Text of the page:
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Tuesday, August 05, 2014

WW1: a century later NZ none the wiser

The NZDF commemorate the outbreak of the First World War with 100 gun salute in Wellington.  How inappropriate for that imperialist mass slaughter.  A hundred crosses, or a hundred candles, or a hundred doves, a hundred seconds of sirens, 99+1 luftballoons, or a hundred anything other than weaponry/explosions would have been fine.  But no, the creative genius of government and military demand one hundred shots from the artillery regiment.  Ghastly.

I remember my Great Uncle Snow, but he never told us any tales and his medals can't speak.

I remember interviewing old Norm around the corner for a school project: Paschendale, battles as "stunts", death, madness, quivering flesh in the gas-filled crater, the worst scenes imaginable.  I scribbled away, hiding my mortification.  I stuck to the questions, I asked about bayonets, guns, tanks, gas, combat.  And so the horror proceeded.  A no-man's land of crater upon crater, the ocean of mud, duckboards, the big push, over the top, the barbed wire, gas masks on all the time, gas in every shell, mates torn to pieces, wholesale carnage, bombardments, the most awful conditions, wounded, a hospital of jabbering shell-shocked, cripples.  And then shipped back home to NZ with the compliments of the Empire.  I will never forget that encounter and the impression he left me with: when the war ended it had been so traumatic that they truly believed that it was the last war and that peace would be permanent, that the expectation - not just hope - would be that a rational system of sorting out disputes between powers would prevail - there would be no more war.  It was the war to end all wars - they believed that then.  The day the war ended was the happiest day ever.  A war more awful than this had never occurred or could be allowed to happen gain.  This is what I learnt from Norm.

Today NZ has its military at the disposal of the Americans, not the British, but the roll call of imperialist occupation is the same as it was a century or more ago: Iraq, Afghanistan, Palestine.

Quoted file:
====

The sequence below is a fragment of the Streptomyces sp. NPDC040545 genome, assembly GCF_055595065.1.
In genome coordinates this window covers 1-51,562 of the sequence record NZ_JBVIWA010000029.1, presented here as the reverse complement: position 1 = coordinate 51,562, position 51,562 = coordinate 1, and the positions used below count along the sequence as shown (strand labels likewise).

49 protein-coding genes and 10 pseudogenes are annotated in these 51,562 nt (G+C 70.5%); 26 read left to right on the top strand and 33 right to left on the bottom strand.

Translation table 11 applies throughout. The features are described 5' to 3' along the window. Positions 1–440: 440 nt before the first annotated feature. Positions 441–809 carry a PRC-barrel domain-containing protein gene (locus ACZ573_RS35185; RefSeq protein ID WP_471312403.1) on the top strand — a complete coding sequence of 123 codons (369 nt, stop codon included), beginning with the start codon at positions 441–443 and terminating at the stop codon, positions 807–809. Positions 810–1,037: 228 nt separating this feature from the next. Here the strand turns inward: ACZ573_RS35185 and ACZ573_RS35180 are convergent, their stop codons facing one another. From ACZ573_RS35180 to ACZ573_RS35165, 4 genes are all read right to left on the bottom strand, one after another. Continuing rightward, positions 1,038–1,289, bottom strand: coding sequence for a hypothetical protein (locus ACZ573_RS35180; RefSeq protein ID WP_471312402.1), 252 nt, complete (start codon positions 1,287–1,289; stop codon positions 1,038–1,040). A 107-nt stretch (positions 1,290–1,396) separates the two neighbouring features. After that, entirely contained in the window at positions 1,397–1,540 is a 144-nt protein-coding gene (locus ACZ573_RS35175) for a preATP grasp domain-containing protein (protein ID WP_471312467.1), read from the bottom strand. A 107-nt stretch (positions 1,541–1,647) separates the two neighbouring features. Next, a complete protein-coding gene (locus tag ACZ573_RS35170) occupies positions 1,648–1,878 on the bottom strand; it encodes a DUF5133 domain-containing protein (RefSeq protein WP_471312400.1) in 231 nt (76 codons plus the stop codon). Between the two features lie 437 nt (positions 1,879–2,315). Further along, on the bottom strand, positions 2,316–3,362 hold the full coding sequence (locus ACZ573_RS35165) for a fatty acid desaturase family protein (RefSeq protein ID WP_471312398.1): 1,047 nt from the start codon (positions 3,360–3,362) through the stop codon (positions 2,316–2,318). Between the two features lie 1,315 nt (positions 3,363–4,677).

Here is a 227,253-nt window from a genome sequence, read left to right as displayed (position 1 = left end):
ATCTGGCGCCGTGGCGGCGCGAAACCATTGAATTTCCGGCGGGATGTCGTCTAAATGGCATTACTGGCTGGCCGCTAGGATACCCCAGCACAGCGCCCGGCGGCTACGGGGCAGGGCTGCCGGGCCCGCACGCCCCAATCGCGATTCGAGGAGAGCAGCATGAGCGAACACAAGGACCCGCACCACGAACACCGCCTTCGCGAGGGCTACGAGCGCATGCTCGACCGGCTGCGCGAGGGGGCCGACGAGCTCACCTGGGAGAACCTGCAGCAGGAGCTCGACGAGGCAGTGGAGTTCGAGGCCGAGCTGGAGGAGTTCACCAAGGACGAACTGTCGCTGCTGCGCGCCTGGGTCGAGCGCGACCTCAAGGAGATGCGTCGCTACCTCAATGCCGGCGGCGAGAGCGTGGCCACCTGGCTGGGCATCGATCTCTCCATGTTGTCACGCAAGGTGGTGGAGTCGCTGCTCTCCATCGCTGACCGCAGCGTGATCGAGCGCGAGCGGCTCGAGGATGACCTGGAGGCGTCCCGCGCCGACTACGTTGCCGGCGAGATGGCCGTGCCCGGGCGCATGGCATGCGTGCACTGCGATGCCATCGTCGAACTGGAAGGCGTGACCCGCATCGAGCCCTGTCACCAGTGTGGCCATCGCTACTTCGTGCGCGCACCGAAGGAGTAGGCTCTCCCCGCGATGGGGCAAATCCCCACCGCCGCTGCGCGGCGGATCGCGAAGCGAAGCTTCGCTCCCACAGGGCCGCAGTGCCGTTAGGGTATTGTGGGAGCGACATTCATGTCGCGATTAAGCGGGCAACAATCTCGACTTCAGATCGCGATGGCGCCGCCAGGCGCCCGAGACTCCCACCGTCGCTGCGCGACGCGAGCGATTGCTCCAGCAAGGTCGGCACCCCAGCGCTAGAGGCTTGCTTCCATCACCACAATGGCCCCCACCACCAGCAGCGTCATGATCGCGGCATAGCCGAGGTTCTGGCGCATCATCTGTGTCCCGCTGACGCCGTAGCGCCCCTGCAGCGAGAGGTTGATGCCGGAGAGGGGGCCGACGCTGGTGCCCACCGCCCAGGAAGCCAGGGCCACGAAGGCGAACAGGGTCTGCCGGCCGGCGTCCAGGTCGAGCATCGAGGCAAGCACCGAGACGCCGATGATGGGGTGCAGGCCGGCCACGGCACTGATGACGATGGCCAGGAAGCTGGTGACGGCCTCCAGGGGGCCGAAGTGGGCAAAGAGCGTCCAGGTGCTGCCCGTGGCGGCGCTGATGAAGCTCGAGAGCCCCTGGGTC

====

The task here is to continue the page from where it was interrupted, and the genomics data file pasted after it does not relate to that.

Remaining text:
The Chief of Army was on RNZ this weekend talking about 'evil' people in Afghanistan needing a military treatment and how teaching the occupied peoples English and spreading Western values was part of the NZDF mission.  Army engineers would help build things, he said, and described what was some sort of armed development agency. Letting his troops be used as an act of colonisation in a NATO drama was apparently in our interests.  Afghanistan was apparently in our neighbourhood.  There were lots of good reasons for NZ forces to be in there he said, but I never heard any from him that made any sense.  He was proud to come from a long line of soldiers which may account for what a prize fool that man was.  

In a constitutional sense only is NZ better suited to avoid a general conflagration than it was when the Premiere and the Governor rubber stamped the declaration of war from Britain a hundred years ago today; but the NZ entity of this era seems just as embroiled and beholden to the same forces of imperialism as a century ago which led to such a calamitous folly. 

I think of all the thousands of names down the halls of the Auckland War Memorial Museum and how they were sacrificed for greater European interests.  I think how conned they were to have enlisted.  Their grotesque, moronic enthusiasm.  How wrong they were to be conscripted.  How right it was for those Waikato and others who resisted that conscription.  How right the seditionists were to preach peace and neutrality despite the hostility from the warmongers.


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